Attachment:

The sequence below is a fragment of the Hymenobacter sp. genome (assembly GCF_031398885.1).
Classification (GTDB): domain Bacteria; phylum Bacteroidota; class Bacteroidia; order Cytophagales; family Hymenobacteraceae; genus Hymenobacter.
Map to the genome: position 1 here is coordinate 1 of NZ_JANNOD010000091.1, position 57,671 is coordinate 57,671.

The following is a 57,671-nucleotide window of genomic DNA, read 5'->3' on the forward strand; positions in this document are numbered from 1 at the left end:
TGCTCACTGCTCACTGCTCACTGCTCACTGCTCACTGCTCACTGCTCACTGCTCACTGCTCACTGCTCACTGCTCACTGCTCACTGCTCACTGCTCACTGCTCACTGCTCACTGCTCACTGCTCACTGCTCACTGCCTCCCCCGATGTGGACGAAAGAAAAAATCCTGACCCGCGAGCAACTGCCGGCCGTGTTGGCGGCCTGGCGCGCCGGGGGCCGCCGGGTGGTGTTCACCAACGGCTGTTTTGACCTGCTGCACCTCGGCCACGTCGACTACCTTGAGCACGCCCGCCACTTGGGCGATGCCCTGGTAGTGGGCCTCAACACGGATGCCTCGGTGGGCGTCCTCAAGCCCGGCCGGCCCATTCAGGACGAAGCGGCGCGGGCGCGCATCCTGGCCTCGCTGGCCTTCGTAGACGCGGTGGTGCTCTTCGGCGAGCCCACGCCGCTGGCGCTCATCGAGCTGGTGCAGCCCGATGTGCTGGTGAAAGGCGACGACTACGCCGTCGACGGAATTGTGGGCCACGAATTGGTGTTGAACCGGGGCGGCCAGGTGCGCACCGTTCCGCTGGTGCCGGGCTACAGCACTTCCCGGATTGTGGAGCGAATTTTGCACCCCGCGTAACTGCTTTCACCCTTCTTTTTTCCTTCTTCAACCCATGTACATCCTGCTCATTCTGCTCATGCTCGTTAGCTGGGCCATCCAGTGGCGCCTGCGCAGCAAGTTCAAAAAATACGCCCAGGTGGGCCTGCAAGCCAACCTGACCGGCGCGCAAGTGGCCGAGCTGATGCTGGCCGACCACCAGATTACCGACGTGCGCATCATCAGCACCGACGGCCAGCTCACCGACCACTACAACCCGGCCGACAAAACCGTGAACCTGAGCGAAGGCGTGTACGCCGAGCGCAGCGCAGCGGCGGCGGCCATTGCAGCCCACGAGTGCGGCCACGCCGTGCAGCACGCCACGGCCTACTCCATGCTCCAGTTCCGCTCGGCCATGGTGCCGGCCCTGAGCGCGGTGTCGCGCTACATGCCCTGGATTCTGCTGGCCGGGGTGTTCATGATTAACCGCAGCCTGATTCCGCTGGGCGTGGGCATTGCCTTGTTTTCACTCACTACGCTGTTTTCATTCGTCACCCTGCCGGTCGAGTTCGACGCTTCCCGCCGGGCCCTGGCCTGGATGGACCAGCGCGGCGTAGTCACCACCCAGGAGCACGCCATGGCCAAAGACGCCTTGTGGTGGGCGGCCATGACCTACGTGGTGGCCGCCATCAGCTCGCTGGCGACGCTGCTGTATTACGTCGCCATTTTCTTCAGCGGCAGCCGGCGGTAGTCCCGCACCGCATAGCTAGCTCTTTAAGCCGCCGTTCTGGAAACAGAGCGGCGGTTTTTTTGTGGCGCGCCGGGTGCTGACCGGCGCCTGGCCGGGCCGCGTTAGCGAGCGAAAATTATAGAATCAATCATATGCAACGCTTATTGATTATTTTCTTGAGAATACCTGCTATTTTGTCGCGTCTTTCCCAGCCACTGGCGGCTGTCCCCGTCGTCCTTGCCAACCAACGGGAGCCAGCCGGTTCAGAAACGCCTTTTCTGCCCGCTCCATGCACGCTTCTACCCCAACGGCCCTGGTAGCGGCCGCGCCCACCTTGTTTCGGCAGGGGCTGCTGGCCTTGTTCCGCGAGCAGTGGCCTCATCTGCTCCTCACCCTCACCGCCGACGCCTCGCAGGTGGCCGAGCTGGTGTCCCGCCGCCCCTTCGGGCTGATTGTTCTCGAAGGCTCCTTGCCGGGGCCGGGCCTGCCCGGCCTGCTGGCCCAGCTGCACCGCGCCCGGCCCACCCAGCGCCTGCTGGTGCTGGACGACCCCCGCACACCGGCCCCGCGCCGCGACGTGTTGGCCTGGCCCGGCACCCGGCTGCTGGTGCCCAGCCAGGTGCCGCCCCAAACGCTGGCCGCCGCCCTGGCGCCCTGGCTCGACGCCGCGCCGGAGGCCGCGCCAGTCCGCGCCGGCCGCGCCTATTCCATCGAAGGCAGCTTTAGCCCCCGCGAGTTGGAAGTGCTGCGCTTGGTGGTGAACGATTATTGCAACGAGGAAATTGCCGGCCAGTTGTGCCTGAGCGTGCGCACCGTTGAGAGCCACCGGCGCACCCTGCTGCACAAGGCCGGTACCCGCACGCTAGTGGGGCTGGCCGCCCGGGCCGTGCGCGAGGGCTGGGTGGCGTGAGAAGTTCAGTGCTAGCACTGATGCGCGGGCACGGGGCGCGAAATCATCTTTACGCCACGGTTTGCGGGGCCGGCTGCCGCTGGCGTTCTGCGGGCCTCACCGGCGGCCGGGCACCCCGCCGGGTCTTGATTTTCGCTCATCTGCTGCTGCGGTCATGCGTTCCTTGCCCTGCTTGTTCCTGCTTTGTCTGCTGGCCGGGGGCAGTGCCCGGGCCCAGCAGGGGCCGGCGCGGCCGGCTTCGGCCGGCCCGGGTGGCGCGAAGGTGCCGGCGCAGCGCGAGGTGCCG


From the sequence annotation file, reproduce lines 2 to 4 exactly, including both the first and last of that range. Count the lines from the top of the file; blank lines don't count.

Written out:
Classification (GTDB): domain Bacteria; phylum Bacteroidota; class Bacteroidia; order Cytophagales; family Hymenobacteraceae; genus Hymenobacter.
Map to the genome: position 1 here is coordinate 1 of NZ_JANNOD010000091.1, position 57,671 is coordinate 57,671.

The following is a 57,671-nucleotide window of genomic DNA, read 5'->3' on the forward strand; positions in this document are numbered from 1 at the left end: